It started out as a routine, discretionary traffic stop.
A rear brake light was out on the old car and the driver, fearing arrest for unpaid child support, didn’t wait around as the officer went to run his name and plates. What happened next captured national headlines and stunned the nation.
Minutes later, 50-year-old Walter Scott was dead—shot five times in the back by a North Charleston, S.C., police officer. When initially questioned by department supervisors, patrolman Michael Slager claimed he feared for his life. Days later, a cellphone video taken by a witness emerged and his story fell apart. Scott was unarmed and maybe 15 yards away, just beyond an old tree, when the first dry popping sound rang out. Officer Slager, standing calmly on the path, let off at least seven shots.
One round pierced Scott’s back and traveled through his heart, likely killing him instantly. “Put your hands behind your back!” Slager is heard demanding on the tape. He bends down and handcuffs the dead man.
Slager has been indicted on murder charges and is being held without bail in protective custody.
The trial is months away. However, city officials have reached an out-of-court settlement with the Scott family and agreed to pay a reported $6.5 million.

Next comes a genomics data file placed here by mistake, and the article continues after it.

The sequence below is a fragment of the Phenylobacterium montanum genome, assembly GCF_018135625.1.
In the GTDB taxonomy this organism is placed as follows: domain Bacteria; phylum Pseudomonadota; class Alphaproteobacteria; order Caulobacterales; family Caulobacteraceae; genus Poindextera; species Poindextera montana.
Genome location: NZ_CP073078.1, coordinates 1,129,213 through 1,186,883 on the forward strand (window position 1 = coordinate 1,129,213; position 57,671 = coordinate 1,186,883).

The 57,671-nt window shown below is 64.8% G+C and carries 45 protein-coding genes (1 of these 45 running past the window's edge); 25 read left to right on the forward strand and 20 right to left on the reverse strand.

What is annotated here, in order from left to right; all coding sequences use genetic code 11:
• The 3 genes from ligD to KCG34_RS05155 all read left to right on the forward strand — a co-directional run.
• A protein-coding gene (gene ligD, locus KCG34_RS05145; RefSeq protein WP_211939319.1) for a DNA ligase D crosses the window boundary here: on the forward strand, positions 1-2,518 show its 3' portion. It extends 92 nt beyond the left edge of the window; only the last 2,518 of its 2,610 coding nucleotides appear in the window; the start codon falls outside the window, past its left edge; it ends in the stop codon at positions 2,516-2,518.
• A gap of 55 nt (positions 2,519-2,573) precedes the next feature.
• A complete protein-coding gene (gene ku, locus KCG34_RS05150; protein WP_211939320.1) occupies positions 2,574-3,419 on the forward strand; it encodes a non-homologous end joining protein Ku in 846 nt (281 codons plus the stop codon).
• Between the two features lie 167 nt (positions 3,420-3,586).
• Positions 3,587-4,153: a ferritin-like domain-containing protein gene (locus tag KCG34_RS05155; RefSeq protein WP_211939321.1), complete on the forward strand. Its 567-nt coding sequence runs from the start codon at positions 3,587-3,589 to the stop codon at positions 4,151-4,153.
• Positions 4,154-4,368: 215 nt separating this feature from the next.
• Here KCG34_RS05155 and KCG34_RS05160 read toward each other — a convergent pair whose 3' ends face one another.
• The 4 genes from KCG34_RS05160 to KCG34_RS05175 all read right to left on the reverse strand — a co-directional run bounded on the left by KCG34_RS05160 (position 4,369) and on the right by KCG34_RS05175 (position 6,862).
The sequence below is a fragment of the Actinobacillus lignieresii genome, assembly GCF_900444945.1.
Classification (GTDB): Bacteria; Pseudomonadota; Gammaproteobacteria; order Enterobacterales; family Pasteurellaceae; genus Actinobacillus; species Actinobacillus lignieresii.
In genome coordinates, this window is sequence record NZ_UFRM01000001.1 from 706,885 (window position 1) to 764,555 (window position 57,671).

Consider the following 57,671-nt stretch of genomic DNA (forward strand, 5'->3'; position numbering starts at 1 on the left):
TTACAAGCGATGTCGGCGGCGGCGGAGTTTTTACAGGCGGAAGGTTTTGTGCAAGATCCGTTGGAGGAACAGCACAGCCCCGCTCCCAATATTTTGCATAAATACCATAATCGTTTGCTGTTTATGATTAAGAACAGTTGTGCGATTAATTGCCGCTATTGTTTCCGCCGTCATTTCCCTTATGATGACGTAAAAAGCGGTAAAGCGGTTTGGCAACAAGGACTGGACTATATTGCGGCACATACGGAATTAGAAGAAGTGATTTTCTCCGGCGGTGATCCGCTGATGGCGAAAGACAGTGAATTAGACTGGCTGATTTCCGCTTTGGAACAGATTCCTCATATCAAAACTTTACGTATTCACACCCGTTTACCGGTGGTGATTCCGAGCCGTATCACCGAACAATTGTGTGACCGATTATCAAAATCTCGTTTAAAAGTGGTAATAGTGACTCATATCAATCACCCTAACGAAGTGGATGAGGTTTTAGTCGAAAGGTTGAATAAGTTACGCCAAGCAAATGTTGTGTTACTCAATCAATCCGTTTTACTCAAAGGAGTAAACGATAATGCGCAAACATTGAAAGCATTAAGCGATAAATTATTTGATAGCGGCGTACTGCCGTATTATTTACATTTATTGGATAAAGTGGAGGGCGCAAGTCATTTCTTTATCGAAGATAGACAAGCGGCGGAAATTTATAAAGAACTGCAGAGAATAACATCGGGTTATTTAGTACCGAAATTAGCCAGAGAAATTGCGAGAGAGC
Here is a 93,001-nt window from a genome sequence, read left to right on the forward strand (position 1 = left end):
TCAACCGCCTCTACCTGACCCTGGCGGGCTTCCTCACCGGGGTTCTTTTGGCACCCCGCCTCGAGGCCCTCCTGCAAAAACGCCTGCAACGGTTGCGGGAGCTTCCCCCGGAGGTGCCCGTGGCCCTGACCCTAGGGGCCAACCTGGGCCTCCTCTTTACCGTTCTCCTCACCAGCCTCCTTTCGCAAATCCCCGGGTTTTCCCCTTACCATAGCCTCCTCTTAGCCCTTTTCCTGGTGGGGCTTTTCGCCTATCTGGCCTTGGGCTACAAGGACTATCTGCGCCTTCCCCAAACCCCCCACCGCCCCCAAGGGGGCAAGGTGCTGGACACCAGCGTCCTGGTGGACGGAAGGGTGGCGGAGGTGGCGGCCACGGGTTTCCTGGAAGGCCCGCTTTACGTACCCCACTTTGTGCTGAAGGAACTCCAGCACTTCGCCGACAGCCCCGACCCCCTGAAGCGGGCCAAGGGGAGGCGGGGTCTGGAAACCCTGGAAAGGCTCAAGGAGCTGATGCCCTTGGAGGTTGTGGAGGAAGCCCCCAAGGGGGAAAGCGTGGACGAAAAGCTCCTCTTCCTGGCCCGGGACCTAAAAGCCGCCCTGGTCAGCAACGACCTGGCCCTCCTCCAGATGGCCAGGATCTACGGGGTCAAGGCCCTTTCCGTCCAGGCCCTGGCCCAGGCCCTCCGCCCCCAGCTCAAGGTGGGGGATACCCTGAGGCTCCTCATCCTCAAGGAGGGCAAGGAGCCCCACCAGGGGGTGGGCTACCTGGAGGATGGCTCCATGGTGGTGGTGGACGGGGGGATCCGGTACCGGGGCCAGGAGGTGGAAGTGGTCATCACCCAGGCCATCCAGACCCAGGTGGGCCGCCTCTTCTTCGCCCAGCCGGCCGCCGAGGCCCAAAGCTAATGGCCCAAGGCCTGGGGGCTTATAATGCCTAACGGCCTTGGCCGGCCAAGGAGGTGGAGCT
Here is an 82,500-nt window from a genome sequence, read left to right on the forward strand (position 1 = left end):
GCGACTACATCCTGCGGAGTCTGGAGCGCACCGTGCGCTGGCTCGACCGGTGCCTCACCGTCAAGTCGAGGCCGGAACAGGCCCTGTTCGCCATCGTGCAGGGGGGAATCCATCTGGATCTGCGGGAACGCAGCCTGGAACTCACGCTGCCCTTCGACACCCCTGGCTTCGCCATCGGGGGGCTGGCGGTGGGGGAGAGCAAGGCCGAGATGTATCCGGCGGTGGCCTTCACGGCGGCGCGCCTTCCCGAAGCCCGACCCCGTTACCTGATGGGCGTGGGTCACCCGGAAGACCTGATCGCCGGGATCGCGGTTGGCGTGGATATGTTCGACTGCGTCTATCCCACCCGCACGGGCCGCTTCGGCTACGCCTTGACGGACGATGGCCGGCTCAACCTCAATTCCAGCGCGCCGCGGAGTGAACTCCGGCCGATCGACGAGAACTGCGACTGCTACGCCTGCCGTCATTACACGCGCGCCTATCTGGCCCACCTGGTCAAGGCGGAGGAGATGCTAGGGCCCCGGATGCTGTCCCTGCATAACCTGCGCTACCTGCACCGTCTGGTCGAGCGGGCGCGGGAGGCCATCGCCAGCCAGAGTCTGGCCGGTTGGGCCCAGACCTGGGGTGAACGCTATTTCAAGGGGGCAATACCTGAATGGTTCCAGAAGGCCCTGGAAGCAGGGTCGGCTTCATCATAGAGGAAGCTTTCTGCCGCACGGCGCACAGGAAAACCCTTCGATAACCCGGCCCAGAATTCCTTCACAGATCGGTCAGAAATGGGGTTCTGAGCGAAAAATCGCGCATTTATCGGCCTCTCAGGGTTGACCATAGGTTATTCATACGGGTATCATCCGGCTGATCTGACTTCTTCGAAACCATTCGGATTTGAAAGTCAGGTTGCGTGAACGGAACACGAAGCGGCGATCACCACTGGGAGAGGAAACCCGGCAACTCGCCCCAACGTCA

“It’s historic,” said Chris Stewart, an attorney for the Scott family told The Washington Post on Thursday evening. “It sets a good precedent for a city not tolerating this sort of behavior from police officers.”
Scott, a Coast Guard veteran, was eulogized before a capacity crowd of mourners that included Sen. Tim Scott and Rep. James Clyburn. Hundreds waited outside in the rain to glimpse the casket being ferried in and out of the church.
Scott’s death was one of several high-profile cases of unarmed black men killed by police officers. His death and others sparked protests in cities across the country, fueling the Black Lives Matter movement. In the Scott case, prosecutors moved swiftly to secure an indictment.
If convicted, the officer faces 30 years to life in prison without the possibility of parole. His defense attorney, Andy Savage, promised a rigorous test of the evidence.
“This is a small victory,” Anthony Scott, the victim’s brother, told the Post. “And as long as we win the war, and get a conviction for murder, we will be pleased and feel like we got justice.”